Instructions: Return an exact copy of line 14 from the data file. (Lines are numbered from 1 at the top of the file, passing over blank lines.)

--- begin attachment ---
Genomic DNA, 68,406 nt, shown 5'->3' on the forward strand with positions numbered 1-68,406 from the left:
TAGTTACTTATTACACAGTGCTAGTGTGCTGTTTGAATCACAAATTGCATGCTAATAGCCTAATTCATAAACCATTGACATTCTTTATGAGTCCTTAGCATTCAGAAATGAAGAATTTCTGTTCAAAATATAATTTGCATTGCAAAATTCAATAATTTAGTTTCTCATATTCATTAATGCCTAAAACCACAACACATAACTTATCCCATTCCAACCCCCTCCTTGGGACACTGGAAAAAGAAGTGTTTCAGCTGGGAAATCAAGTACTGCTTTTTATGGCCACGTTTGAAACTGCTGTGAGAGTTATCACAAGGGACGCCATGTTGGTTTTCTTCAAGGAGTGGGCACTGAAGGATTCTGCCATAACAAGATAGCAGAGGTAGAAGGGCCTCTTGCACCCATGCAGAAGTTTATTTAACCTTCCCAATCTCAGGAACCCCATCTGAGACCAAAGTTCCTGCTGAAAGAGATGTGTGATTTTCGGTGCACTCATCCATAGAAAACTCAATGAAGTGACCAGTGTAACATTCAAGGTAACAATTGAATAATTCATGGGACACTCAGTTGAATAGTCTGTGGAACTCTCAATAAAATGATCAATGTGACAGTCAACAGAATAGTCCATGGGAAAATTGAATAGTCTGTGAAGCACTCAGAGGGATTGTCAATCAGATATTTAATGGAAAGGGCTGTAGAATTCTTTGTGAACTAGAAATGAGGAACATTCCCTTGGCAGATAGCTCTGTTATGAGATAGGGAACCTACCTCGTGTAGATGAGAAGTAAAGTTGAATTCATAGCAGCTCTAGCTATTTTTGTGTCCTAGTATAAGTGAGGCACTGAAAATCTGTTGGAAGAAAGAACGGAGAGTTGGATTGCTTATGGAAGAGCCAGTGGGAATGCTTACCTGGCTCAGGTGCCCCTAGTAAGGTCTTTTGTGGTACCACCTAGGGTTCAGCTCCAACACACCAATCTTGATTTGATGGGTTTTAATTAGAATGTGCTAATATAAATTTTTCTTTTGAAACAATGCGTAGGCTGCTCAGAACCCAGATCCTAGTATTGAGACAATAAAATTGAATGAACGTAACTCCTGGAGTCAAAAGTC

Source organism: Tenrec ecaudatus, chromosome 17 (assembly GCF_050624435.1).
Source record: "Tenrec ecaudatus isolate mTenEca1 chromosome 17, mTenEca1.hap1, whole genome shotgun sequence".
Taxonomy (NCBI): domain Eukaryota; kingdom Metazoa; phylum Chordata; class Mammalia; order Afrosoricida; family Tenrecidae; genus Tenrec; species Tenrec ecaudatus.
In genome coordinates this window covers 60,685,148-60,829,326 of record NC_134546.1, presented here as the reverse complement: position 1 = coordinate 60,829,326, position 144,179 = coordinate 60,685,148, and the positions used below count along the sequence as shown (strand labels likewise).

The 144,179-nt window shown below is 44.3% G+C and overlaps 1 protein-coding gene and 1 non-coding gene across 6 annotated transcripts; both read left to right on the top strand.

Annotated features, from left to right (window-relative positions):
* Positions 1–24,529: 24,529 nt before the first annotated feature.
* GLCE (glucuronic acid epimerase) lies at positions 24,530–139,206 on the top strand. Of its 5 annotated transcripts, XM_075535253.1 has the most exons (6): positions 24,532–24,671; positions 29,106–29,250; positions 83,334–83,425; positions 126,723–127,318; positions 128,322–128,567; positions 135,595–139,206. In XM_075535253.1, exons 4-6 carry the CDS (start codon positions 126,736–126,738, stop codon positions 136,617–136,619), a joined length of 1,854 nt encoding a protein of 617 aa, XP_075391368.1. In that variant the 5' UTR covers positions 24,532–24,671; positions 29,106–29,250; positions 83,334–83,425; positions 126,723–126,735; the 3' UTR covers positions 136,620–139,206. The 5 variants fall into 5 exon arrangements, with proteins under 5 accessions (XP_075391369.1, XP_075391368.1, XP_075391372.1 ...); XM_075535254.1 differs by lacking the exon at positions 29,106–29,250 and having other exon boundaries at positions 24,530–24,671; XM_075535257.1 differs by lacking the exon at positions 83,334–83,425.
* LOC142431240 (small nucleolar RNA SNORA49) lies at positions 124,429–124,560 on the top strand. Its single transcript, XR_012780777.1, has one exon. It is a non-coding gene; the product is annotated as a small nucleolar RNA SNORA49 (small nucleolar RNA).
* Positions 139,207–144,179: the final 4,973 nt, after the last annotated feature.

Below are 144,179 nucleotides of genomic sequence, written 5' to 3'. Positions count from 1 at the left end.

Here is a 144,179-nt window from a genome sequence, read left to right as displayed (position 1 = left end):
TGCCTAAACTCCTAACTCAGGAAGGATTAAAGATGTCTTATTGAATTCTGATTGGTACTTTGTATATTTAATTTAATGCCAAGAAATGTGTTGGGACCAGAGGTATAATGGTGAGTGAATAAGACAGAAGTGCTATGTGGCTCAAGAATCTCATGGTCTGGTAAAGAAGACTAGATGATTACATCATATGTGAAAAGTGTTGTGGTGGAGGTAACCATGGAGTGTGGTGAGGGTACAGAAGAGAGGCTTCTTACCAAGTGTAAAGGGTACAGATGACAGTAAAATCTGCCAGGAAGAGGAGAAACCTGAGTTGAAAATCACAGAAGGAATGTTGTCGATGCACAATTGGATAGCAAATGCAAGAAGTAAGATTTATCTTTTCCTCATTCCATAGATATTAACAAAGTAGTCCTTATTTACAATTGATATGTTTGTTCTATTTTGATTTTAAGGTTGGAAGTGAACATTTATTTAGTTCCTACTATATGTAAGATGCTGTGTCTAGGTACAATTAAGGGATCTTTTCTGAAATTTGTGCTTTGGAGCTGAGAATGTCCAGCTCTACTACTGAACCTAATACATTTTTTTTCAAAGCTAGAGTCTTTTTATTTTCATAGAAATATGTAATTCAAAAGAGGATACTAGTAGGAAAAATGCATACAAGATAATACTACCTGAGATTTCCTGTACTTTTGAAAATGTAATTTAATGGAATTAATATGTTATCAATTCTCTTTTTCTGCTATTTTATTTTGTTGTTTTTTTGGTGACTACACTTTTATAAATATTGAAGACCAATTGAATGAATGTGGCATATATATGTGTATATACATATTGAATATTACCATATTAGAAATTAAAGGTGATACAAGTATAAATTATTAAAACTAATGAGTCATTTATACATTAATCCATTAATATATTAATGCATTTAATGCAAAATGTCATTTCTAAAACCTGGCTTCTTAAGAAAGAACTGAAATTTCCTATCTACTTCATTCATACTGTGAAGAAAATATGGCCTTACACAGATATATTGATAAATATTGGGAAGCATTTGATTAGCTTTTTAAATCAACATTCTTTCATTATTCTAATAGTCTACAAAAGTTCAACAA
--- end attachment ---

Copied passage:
Here is a 144,179-nt window from a genome sequence, read left to right as displayed (position 1 = left end):